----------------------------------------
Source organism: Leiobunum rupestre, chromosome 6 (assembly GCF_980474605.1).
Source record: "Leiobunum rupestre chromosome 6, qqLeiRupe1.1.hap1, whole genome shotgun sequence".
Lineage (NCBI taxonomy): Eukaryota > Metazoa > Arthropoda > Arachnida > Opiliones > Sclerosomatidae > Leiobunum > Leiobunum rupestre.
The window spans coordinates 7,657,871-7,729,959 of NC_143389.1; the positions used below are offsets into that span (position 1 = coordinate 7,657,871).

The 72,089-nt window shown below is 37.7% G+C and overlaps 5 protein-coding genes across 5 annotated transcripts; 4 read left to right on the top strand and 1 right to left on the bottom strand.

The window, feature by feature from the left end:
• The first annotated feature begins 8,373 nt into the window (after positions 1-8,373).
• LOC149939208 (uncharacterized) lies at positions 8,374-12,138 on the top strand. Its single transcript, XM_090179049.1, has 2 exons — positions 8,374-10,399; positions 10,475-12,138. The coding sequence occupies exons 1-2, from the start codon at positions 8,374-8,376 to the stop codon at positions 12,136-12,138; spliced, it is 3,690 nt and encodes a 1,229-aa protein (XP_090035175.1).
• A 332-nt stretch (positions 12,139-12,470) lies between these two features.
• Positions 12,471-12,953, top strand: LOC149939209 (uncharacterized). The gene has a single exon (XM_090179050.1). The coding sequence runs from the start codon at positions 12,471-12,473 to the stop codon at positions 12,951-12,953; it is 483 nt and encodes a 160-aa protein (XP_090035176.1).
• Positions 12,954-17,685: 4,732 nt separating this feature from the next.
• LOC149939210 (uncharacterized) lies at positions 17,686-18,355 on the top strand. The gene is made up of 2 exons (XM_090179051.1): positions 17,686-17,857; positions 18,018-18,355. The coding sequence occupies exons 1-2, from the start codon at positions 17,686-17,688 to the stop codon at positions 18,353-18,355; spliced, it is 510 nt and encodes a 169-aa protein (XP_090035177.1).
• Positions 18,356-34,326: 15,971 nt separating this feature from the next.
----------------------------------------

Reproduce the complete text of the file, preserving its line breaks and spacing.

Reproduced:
Source organism: Leiobunum rupestre, chromosome 6 (assembly GCF_980474605.1).
Source record: "Leiobunum rupestre chromosome 6, qqLeiRupe1.1.hap1, whole genome shotgun sequence".
Lineage (NCBI taxonomy): Eukaryota > Metazoa > Arthropoda > Arachnida > Opiliones > Sclerosomatidae > Leiobunum > Leiobunum rupestre.
The window spans coordinates 7,657,871-7,729,959 of NC_143389.1; the positions used below are offsets into that span (position 1 = coordinate 7,657,871).

The 72,089-nt window shown below is 37.7% G+C and overlaps 5 protein-coding genes across 5 annotated transcripts; 4 read left to right on the top strand and 1 right to left on the bottom strand.

The window, feature by feature from the left end:
• The first annotated feature begins 8,373 nt into the window (after positions 1-8,373).
• LOC149939208 (uncharacterized) lies at positions 8,374-12,138 on the top strand. Its single transcript, XM_090179049.1, has 2 exons — positions 8,374-10,399; positions 10,475-12,138. The coding sequence occupies exons 1-2, from the start codon at positions 8,374-8,376 to the stop codon at positions 12,136-12,138; spliced, it is 3,690 nt and encodes a 1,229-aa protein (XP_090035175.1).
• A 332-nt stretch (positions 12,139-12,470) lies between these two features.
• Positions 12,471-12,953, top strand: LOC149939209 (uncharacterized). The gene has a single exon (XM_090179050.1). The coding sequence runs from the start codon at positions 12,471-12,473 to the stop codon at positions 12,951-12,953; it is 483 nt and encodes a 160-aa protein (XP_090035176.1).
• Positions 12,954-17,685: 4,732 nt separating this feature from the next.
• LOC149939210 (uncharacterized) lies at positions 17,686-18,355 on the top strand. The gene is made up of 2 exons (XM_090179051.1): positions 17,686-17,857; positions 18,018-18,355. The coding sequence occupies exons 1-2, from the start codon at positions 17,686-17,688 to the stop codon at positions 18,353-18,355; spliced, it is 510 nt and encodes a 169-aa protein (XP_090035177.1).
• Positions 18,356-34,326: 15,971 nt separating this feature from the next.